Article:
They say you learn new things everyday. And on a spectacularly golden Friday afternoon, I learned about the existence of “bike tickets,” from a policeman who kindly brought it to my reluctant attention. As is the nature of most affairs that demand monetary compensation, it was, to put it gently, a nasty shock.
I seethed. I complained to my roommate. I kicked my bike. But at the end of day, I broke the rule in the book, and I’m paying for the ticket.
As policeman Mr. Friendly was writing down my ticket, he mentioned that he had been issuing a lot of tickets lately, as part of a recent crackdown to catch offending bicycles for their offensive cycling. Whether the purpose of that crackdown is for the benefit of the cyclers’ well being or for that of the finances of the state is debatable, but I am both an optimist and a pacifist, so I am going to go with the former.
If it is indeed the former and that the crackdown is the result of a recently overlooked surge of cycling accidents, then I ask why the CUPD could not issue a warning on the phenomenon and enumerate the rules that would prevent it. For I genuinely had no idea that some of the rules existed, let alone know their breach entails traffic tickets, let alone know that such tickets even exist.
Maybe it is their responsibility, maybe not. Maybe some good law-abiding citizens carefully look up the minute details of legal bike riding, maybe some don’t. Maybe some of the rules are common sense, maybe some are most probably and definitely not.
I am writing this article as part of a mental health exercise and mainly as a friendly warning to the Cornell cycling community that it is in your best interest to bite the bullet and stick with the rules from now on. The big ones, and yes, the little ones too. I’ll list a few. No earpods good, one earpod okay, two illegal. Wait at the stop signs just like cars. Keep off the sidewalks unless it absolutely mandates your safety, in which you should use your intelligence to gauge whether the level of on-road danger warrants your offensive presence in the sidewalks amongst the pedestrians. Yes, that’s the law: off the pavement until it gets kind of dangerous. Basically, think of your bike as a car and ride it as you would drive a car, except in all the situations where the many un-car like characteristics of the bike require your audaciously riding it like one. Sorry for the bitterness. It’s going to take time.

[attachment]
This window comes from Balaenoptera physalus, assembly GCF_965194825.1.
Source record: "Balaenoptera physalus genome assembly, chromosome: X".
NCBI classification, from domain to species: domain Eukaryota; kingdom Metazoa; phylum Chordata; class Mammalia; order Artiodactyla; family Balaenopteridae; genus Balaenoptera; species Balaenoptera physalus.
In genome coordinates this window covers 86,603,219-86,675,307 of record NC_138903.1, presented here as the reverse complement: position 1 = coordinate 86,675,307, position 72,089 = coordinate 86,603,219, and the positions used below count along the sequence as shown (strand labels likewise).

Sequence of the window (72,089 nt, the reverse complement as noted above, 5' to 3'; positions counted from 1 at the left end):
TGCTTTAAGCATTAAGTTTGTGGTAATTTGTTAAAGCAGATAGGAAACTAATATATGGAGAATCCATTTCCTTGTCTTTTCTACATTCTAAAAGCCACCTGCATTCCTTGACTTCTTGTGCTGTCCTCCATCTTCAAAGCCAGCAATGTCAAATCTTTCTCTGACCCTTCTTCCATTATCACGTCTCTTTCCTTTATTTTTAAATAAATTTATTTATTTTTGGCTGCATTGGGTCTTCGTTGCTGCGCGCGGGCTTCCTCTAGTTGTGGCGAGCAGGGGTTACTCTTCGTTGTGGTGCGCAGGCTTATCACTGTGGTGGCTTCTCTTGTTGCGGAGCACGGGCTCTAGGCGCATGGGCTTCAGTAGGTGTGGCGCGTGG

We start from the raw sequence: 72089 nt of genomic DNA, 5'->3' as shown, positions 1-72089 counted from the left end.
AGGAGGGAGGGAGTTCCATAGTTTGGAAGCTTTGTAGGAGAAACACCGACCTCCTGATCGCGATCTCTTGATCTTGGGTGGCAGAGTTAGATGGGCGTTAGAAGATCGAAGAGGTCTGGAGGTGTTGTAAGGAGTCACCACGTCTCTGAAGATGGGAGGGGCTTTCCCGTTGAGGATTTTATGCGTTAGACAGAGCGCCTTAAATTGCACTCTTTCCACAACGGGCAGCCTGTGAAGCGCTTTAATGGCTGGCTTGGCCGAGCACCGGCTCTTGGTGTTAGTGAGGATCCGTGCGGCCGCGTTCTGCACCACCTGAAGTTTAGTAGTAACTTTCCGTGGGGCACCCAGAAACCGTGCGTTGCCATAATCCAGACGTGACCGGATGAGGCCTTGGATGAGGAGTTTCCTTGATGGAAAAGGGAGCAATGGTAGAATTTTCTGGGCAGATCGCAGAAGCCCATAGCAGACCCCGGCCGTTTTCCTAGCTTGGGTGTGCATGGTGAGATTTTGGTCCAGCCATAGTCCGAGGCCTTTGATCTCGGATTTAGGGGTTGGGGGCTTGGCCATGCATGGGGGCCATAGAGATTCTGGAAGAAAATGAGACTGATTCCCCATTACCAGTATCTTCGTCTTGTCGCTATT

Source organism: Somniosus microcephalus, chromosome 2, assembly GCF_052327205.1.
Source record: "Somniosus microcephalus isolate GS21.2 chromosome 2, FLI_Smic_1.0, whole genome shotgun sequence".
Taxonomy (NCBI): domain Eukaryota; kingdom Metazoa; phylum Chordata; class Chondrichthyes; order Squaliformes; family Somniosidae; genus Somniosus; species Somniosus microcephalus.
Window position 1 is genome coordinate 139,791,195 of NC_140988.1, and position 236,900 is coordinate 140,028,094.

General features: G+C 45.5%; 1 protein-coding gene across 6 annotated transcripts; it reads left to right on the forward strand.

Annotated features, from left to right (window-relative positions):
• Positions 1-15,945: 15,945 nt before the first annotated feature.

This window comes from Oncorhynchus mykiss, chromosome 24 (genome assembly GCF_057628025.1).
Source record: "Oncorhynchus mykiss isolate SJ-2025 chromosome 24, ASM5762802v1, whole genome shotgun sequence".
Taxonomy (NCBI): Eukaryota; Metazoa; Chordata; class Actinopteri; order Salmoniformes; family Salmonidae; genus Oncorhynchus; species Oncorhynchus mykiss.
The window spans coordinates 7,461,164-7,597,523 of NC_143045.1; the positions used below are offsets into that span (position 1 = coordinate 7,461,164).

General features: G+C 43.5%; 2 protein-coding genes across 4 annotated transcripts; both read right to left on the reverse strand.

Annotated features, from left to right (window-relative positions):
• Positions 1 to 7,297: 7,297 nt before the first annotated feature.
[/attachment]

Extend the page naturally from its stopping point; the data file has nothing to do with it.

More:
Rules are for safety, and I genuinely wish to comply with those necessary to the well being of myself and that of the others. It is also my genuine wish that when obscure rules are to be quietly and suddenly and vigorously enforced, expected enforcees be made aware of that vigorous enforcement and reminded of the behavior it mandates.
2011 witnessed an unapologetically unannounced 143 jaywalking ticket debacle. And in 2012, we begin afresh with a cycling crackdown of what seems to be of parallel nature. Thus, my dear fellow bike riders of the Cornell community, I would suggest that you keep your pedals firmly in line, and in the meanwhile, check the state rules on bike riding. For your safety and that of your wallet. I mention the latter if only because it has been my general experience that that is what really hits it home.
Safe riding then.
Patricia Kim is a junior in the College of Arts and Sciences. She may be reached at email@example.com. Guest Room appears periodically this semester.